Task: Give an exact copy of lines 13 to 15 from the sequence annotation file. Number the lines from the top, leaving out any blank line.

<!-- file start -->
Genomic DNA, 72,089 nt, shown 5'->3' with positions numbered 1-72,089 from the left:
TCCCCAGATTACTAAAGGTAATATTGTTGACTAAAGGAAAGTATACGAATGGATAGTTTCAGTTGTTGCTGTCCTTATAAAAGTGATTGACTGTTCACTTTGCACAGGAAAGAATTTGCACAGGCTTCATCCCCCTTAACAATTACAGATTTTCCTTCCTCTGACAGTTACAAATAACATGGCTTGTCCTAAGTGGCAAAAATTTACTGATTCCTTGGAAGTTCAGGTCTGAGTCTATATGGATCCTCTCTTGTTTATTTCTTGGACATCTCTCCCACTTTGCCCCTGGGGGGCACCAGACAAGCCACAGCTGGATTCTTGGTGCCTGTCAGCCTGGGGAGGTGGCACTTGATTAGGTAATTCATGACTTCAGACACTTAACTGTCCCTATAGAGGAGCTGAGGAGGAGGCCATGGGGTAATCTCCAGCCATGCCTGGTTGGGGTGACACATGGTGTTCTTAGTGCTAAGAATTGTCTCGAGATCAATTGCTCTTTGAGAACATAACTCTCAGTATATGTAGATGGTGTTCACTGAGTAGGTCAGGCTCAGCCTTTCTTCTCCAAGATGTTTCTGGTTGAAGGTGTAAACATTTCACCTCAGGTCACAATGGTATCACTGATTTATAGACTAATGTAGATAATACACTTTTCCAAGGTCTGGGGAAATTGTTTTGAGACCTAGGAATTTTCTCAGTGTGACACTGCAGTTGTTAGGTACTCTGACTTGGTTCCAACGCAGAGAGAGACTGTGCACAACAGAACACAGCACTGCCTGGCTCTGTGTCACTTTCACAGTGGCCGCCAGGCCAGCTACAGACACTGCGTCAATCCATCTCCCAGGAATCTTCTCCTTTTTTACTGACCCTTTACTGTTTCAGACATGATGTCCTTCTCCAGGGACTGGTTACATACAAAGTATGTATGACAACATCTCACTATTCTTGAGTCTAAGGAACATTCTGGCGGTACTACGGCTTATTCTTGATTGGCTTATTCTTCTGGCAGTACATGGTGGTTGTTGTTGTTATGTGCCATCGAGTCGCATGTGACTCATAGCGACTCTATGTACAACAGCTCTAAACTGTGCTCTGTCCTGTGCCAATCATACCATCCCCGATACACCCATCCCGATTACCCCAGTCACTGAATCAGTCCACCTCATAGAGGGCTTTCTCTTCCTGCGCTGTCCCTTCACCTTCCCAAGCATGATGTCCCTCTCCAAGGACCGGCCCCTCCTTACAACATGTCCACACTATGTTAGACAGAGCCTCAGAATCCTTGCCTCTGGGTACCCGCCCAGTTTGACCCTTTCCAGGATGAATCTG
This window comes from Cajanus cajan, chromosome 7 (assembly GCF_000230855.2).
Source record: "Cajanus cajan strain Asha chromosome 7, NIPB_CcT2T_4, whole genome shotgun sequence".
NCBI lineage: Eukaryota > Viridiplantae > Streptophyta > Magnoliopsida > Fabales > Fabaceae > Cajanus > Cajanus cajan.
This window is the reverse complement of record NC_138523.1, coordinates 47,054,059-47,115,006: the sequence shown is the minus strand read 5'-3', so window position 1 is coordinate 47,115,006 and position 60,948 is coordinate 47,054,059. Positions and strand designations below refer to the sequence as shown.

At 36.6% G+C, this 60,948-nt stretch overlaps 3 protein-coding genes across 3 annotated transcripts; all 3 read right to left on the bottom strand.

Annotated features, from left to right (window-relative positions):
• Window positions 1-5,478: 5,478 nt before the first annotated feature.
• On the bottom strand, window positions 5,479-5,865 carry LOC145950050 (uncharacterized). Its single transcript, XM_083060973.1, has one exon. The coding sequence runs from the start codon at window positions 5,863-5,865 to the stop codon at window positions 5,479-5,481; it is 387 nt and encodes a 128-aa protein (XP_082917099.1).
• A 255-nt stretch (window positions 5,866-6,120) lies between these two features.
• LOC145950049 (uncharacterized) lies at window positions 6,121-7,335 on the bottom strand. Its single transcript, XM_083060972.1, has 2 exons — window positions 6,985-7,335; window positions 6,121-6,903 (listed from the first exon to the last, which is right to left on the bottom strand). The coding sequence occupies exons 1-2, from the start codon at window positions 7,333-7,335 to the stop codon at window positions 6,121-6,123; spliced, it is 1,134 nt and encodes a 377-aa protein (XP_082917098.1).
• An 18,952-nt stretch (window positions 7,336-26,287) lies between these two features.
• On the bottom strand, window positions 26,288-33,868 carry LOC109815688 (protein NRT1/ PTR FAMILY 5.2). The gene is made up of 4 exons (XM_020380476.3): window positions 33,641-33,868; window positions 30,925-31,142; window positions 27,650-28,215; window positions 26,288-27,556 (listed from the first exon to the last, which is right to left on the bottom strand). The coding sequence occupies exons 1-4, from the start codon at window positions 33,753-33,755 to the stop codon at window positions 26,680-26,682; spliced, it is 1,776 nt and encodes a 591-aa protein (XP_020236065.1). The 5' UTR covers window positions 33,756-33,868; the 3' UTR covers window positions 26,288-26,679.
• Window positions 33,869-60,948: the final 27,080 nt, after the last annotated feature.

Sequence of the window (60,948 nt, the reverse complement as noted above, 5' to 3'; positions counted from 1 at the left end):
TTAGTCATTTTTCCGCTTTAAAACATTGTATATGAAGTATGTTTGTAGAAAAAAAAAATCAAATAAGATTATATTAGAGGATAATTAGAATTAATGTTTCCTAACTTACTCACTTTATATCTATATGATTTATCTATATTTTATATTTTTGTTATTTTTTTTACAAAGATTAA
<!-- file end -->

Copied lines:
• An 18,952-nt stretch (window positions 7,336-26,287) lies between these two features.
• On the bottom strand, window positions 26,288-33,868 carry LOC109815688 (protein NRT1/ PTR FAMILY 5.2). The gene is made up of 4 exons (XM_020380476.3): window positions 33,641-33,868; window positions 30,925-31,142; window positions 27,650-28,215; window positions 26,288-27,556 (listed from the first exon to the last, which is right to left on the bottom strand). The coding sequence occupies exons 1-4, from the start codon at window positions 33,753-33,755 to the stop codon at window positions 26,680-26,682; spliced, it is 1,776 nt and encodes a 591-aa protein (XP_020236065.1). The 5' UTR covers window positions 33,756-33,868; the 3' UTR covers window positions 26,288-26,679.
• Window positions 33,869-60,948: the final 27,080 nt, after the last annotated feature.